Waste from olive oil production is treated at a pilot plant in Spain that uses a unique torrefaction process to reduce transportation costs for biomass and produces green chemicals as a byproduct.
It allows (the treatment of) waste and make double use of it by simultaneous production of biofuels and green chemicals.
The new torrefaction process, developed through the EU-funded SteamBio project, results in torrefied biomass that is lighter in weight and has improved combustion properties.
Researchers from the Fraunhofer Institute for Interfacial Engineering and Biotechnology (IGB) in Stuttgart, Germany; together with ten project partners from four European countries developed the new torrefaction process.
Fraunhofer IGB Group Manager Heat and Sorption Systems Antoine Dalibard told Olive Oil Times: “The obtained biomass is a high calorific material that can be used as biofuel, can be ground easily for transport optimization and can be stored in humid conditions as it is hydrophobic.
“It is really interesting,” he said in reference to the process, ‘because it allows to treat waste and make double use of it by simultaneous production of biofuels and green chemicals.”
Up to now, these chemicals have been obtained from natural gas or crude oil. On Fraunhofer IGB’s website, Dalibard said: “In the case of many biomass materials the platform chemicals generate so much profit that they finance the entire torrefaction process.”
The SteamBio project was undertaken to address challenges with biomass quality, stability, storage and energy density to fulfill European Environmental Policy objectives to make biomass —which is cheap and abundant—more suitable for widespread industrial use.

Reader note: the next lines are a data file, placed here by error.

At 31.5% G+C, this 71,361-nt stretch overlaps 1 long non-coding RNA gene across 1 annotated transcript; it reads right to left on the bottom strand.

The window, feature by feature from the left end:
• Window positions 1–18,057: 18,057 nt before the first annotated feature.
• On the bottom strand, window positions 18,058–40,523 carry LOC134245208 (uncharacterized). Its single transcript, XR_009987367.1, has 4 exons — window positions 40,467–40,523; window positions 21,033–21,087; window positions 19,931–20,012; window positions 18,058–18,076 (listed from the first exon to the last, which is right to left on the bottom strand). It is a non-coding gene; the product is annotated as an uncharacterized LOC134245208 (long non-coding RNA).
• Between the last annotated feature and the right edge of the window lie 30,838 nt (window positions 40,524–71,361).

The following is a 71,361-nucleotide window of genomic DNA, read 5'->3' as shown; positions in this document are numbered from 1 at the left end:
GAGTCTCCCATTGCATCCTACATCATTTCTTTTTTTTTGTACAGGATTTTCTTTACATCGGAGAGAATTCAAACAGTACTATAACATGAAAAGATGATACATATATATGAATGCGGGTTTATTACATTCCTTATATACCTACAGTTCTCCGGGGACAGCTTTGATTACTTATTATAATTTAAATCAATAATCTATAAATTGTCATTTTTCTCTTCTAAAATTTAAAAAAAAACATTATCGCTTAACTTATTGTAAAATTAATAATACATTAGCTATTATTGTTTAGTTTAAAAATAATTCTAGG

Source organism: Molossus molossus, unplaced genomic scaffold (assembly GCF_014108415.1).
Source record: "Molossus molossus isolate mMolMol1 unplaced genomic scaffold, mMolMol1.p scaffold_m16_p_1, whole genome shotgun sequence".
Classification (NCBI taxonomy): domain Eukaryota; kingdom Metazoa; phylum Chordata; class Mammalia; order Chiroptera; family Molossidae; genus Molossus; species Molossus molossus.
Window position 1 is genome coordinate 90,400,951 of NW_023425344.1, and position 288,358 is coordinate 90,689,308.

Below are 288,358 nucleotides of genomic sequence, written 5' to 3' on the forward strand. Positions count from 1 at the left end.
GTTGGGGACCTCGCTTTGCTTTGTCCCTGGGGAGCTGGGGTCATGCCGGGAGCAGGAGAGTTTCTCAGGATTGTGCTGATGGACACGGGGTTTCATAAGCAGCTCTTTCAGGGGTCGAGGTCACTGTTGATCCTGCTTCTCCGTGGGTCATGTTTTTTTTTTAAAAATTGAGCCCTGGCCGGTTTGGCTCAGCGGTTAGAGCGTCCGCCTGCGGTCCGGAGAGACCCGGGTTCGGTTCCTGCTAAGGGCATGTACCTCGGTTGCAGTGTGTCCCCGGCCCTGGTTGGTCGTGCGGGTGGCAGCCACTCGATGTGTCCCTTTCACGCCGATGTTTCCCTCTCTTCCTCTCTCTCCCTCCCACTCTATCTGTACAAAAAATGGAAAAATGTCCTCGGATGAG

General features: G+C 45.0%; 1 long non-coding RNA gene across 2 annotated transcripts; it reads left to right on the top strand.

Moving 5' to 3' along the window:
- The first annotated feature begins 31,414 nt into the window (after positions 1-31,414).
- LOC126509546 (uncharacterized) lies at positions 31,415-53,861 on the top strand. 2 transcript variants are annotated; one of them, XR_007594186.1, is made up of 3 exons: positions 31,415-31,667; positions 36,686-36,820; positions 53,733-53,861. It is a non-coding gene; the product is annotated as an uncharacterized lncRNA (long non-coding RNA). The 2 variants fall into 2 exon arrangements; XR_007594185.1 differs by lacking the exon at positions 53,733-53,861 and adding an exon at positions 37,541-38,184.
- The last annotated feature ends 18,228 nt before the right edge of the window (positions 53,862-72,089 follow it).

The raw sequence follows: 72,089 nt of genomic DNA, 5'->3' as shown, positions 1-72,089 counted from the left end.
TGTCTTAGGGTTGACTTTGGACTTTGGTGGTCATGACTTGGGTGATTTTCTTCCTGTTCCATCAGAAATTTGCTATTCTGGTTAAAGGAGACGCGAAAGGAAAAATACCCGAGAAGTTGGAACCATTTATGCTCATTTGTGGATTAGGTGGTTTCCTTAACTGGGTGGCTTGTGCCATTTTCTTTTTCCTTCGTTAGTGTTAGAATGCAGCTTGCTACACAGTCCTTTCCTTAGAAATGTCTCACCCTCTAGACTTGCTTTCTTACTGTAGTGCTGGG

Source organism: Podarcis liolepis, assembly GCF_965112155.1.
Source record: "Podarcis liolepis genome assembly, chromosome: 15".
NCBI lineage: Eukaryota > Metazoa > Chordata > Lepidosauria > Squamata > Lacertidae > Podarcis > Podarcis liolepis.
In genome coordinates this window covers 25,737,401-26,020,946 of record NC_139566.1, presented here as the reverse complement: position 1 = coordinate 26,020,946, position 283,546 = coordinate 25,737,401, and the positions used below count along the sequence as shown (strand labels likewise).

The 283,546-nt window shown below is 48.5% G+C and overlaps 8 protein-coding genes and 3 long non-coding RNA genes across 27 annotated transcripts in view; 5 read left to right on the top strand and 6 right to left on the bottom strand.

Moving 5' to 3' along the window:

The new torrefaction process was initially developed to adapt wood chips; which are heavy to transport, challenging to store and susceptible to rot; more suitable for transportation and storage.
In January this year, a pilot facility of the new torrefaction chamber was moved to Spain where types of biomass torrefied are waste from olive oil production; as well as pine, oak and beech wood, and vineyard prunings.
Torrefaction is not a new technique, but the new torrefaction process is unique in that moisture contained in the biomass and vaporous products resulting from torrefaction are retained in the torrefaction chamber and become the process medium.
Oxygen is absent in the torrefaction chamber, which results in higher quality biomass and eliminates the risk of explosion. Temperatures ranging between 390 and 482 degrees Fahrenheit dry out the biomass and cause organic compounds with low boiling points to become volatile.
During the process hemicellulose, which together with cellulose and lignin are the three main components of biomass, is eliminated.
Cellulose and lignin remain in a solid state, and hemicellulose changes into gas. Condensers are used to capture the gas, cool it down and recover it as a liquid.
“The condensate—liquid—is used for green chemicals,” Dalibard said in reference to the vaporized hemicellulose that is recovered.
The removal of the hemicellulose significantly reduces the weight of the torrefied biomass, improves its calorific value and renders it suitable to grind into a highly reactive powder.
Biomass powder has a large surface area and possesses more reactivity than larger chunks. In energy applications, it can be mixed with coal dust and fed into firing systems of coal-fired power plants. It is also possible to replace coal with torrefied biomass while keeping the same combustion system.
Earlier this month researchers from Fraunhofer IGB showcased a model pilot facility of the new torrefaction chamber at the ACHEMA 2018 trade fair in Frankfurt am Main, Germany.
“There was a great interest in the technology demonstrated within the SteamBio project,” Dalibard told Olive Oil Times.
“The same technology can be used to treat other waste material such as solid manure from animal husbandry or solid digestate,” he said.